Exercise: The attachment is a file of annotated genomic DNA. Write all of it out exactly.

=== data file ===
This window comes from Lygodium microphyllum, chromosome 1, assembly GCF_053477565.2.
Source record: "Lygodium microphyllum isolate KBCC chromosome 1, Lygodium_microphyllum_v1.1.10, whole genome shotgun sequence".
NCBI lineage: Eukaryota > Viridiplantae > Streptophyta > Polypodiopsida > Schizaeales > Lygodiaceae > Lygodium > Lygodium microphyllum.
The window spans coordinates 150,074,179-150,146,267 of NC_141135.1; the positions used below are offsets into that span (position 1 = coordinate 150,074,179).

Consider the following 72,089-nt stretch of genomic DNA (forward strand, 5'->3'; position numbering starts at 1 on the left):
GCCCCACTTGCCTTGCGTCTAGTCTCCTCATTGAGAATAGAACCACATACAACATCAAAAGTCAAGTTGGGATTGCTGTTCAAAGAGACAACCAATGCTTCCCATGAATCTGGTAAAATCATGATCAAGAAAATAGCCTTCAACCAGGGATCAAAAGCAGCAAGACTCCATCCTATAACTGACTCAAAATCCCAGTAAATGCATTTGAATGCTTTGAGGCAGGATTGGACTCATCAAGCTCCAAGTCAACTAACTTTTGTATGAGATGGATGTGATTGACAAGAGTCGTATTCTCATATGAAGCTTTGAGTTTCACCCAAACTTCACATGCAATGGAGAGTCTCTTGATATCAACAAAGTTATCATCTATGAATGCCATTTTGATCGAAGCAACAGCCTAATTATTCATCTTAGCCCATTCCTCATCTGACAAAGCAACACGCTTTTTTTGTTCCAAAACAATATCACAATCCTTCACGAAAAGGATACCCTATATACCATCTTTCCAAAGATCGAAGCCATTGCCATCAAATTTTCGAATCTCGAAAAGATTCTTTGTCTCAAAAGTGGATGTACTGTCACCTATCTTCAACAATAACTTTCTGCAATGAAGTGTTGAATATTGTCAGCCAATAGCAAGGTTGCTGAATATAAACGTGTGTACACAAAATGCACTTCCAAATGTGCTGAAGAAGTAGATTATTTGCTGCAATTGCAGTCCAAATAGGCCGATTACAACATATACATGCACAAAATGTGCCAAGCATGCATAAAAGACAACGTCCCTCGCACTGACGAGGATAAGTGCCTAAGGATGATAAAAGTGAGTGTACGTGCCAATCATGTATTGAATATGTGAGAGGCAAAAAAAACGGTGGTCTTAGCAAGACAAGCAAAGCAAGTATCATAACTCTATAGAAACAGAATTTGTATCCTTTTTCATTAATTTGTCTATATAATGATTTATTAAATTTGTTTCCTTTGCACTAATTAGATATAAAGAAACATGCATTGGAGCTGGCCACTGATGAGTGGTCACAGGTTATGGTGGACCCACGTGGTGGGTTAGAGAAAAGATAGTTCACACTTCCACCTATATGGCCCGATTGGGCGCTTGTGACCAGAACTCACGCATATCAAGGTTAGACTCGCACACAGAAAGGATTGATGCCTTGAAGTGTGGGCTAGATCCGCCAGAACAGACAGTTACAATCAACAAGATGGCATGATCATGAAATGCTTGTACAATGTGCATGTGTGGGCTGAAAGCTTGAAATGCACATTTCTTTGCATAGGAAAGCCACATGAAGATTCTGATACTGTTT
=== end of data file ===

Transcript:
This window comes from Lygodium microphyllum, chromosome 1, assembly GCF_053477565.2.
Source record: "Lygodium microphyllum isolate KBCC chromosome 1, Lygodium_microphyllum_v1.1.10, whole genome shotgun sequence".
NCBI lineage: Eukaryota > Viridiplantae > Streptophyta > Polypodiopsida > Schizaeales > Lygodiaceae > Lygodium > Lygodium microphyllum.
The window spans coordinates 150,074,179-150,146,267 of NC_141135.1; the positions used below are offsets into that span (position 1 = coordinate 150,074,179).

Consider the following 72,089-nt stretch of genomic DNA (forward strand, 5'->3'; position numbering starts at 1 on the left):
GCCCCACTTGCCTTGCGTCTAGTCTCCTCATTGAGAATAGAACCACATACAACATCAAAAGTCAAGTTGGGATTGCTGTTCAAAGAGACAACCAATGCTTCCCATGAATCTGGTAAAATCATGATCAAGAAAATAGCCTTCAACCAGGGATCAAAAGCAGCAAGACTCCATCCTATAACTGACTCAAAATCCCAGTAAATGCATTTGAATGCTTTGAGGCAGGATTGGACTCATCAAGCTCCAAGTCAACTAACTTTTGTATGAGATGGATGTGATTGACAAGAGTCGTATTCTCATATGAAGCTTTGAGTTTCACCCAAACTTCACATGCAATGGAGAGTCTCTTGATATCAACAAAGTTATCATCTATGAATGCCATTTTGATCGAAGCAACAGCCTAATTATTCATCTTAGCCCATTCCTCATCTGACAAAGCAACACGCTTTTTTTGTTCCAAAACAATATCACAATCCTTCACGAAAAGGATACCCTATATACCATCTTTCCAAAGATCGAAGCCATTGCCATCAAATTTTCGAATCTCGAAAAGATTCTTTGTCTCAAAAGTGGATGTACTGTCACCTATCTTCAACAATAACTTTCTGCAATGAAGTGTTGAATATTGTCAGCCAATAGCAAGGTTGCTGAATATAAACGTGTGTACACAAAATGCACTTCCAAATGTGCTGAAGAAGTAGATTATTTGCTGCAATTGCAGTCCAAATAGGCCGATTACAACATATACATGCACAAAATGTGCCAAGCATGCATAAAAGACAACGTCCCTCGCACTGACGAGGATAAGTGCCTAAGGATGATAAAAGTGAGTGTACGTGCCAATCATGTATTGAATATGTGAGAGGCAAAAAAAACGGTGGTCTTAGCAAGACAAGCAAAGCAAGTATCATAACTCTATAGAAACAGAATTTGTATCCTTTTTCATTAATTTGTCTATATAATGATTTATTAAATTTGTTTCCTTTGCACTAATTAGATATAAAGAAACATGCATTGGAGCTGGCCACTGATGAGTGGTCACAGGTTATGGTGGACCCACGTGGTGGGTTAGAGAAAAGATAGTTCACACTTCCACCTATATGGCCCGATTGGGCGCTTGTGACCAGAACTCACGCATATCAAGGTTAGACTCGCACACAGAAAGGATTGATGCCTTGAAGTGTGGGCTAGATCCGCCAGAACAGACAGTTACAATCAACAAGATGGCATGATCATGAAATGCTTGTACAATGTGCATGTGTGGGCTGAAAGCTTGAAATGCACATTTCTTTGCATAGGAAAGCCACATGAAGATTCTGATACTGTTT